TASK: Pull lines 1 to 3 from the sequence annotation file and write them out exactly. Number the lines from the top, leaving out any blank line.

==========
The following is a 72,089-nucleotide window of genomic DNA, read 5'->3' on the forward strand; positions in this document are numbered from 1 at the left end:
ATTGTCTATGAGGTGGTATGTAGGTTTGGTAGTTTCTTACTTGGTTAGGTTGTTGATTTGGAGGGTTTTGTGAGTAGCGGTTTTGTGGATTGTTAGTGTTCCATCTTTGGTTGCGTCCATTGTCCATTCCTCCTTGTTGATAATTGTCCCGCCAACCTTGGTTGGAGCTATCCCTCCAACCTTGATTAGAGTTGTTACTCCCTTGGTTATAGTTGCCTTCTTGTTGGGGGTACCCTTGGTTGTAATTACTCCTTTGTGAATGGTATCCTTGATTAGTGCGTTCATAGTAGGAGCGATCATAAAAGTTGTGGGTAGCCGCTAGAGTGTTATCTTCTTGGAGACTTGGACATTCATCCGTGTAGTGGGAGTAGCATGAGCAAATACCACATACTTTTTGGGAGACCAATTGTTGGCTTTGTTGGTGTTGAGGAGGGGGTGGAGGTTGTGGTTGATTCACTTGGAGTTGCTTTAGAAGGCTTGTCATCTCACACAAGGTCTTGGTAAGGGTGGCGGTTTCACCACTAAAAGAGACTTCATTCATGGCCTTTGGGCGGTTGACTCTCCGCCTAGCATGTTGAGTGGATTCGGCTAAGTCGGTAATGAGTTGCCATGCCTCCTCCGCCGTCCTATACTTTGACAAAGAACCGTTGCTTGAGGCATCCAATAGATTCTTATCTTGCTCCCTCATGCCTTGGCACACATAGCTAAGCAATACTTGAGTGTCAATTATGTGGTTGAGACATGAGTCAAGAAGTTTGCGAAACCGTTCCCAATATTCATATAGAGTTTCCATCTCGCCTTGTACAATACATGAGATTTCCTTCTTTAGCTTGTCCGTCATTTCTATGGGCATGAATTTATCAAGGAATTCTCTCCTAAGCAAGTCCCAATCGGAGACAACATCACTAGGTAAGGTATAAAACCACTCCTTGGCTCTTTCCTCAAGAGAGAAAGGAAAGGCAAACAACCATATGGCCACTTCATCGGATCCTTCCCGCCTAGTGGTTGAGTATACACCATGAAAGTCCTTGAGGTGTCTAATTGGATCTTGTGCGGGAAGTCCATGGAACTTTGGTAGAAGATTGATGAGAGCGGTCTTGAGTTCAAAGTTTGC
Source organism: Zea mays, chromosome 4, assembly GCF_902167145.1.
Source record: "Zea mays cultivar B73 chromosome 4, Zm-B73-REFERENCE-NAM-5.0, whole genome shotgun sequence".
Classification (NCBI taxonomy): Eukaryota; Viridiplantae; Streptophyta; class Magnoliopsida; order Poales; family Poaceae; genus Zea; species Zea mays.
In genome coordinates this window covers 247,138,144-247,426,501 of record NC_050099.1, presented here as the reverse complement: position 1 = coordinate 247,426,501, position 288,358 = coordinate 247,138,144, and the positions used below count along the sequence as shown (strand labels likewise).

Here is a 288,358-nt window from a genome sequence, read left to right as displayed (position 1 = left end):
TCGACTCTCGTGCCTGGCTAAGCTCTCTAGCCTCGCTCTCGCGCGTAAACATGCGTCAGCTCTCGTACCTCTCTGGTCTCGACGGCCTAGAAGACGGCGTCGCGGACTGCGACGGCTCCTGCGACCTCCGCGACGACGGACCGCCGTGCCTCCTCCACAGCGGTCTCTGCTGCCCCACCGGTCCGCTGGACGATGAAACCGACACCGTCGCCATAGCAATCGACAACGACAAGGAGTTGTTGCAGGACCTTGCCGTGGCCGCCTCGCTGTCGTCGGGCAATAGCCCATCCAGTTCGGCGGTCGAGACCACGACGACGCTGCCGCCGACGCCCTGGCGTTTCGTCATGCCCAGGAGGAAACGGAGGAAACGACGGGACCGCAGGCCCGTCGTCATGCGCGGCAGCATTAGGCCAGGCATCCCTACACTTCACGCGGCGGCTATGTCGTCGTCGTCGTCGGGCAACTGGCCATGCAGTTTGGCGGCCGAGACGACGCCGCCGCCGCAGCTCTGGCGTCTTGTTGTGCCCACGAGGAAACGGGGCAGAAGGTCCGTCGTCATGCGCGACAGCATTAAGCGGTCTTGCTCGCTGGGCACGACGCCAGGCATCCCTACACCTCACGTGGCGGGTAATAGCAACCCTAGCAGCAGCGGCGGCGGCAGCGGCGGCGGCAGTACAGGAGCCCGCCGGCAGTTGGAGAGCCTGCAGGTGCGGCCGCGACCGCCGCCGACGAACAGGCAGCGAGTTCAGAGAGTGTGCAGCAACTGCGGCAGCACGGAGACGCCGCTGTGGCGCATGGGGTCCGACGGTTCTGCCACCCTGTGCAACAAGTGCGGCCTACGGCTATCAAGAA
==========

The following is a 72,089-nucleotide window of genomic DNA, read 5'->3' on the forward strand; positions in this document are numbered from 1 at the left end:
ATTGTCTATGAGGTGGTATGTAGGTTTGGTAGTTTCTTACTTGGTTAGGTTGTTGATTTGGAGGGTTTTGTGAGTAGCGGTTTTGTGGATTGTTAGTGTTCCATCTTTGGTTGCGTCCATTGTCCATTCCTCCTTGTTGATAATTGTCCCGCCAACCTTGGTTGGAGCTATCCCTCCAACCTTGATTAGAGTTGTTACTCCCTTGGTTATAGTTGCCTTCTTGTTGGGGGTACCCTTGGTTGTAATTACTCCTTTGTGAATGGTATCCTTGATTAGTGCGTTCATAGTAGGAGCGATCATAAAAGTTGTGGGTAGCCGCTAGAGTGTTATCTTCTTGGAGACTTGGACATTCATCCGTGTAGTGGGAGTAGCATGAGCAAATACCACATACTTTTTGGGAGACCAATTGTTGGCTTTGTTGGTGTTGAGGAGGGGGTGGAGGTTGTGGTTGATTCACTTGGAGTTGCTTTAGAAGGCTTGTCATCTCACACAAGGTCTTGGTAAGGGTGGCGGTTTCACCACTAAAAGAGACTTCATTCATGGCCTTTGGGCGGTTGACTCTCCGCCTAGCATGTTGAGTGGATTCGGCTAAGTCGGTAATGAGTTGCCATGCCTCCTCCGCCGTCCTATACTTTGACAAAGAACCGTTGCTTGAGGCATCCAATAGATTCTTATCTTGCTCCCTCATGCCTTGGCACACATAGCTAAGCAATACTTGAGTGTCAATTATGTGGTTGAGACATGAGTCAAGAAGTTTGCGAAACCGTTCCCAATATTCATATAGAGTTTCCATCTCGCCTTGTACAATACATGAGATTTCCTTCTTTAGCTTGTCCGTCATTTCTATGGGCATGAATTTATCAAGGAATTCTCTCCTAAGCAAGTCCCAATCGGAGACAACATCACTAGGTAAGGTATAAAACCACTCCTTGGCTCTTTCCTCAAGAGAGAAAGGAAAGGCAAACAACCATATGGCCACTTCATCGGATCCTTCCCGCCTAGTGGTTGAGTATACACCATGAAAGTCCTTGAGGTGTCTAATTGGATCTTGTGCGGGAAGTCCATGGAACTTTGGTAGAAGATTGATGAGAGCGGTCTTGAGTTCAAAGTTTGC
Source organism: Zea mays, chromosome 4, assembly GCF_902167145.1.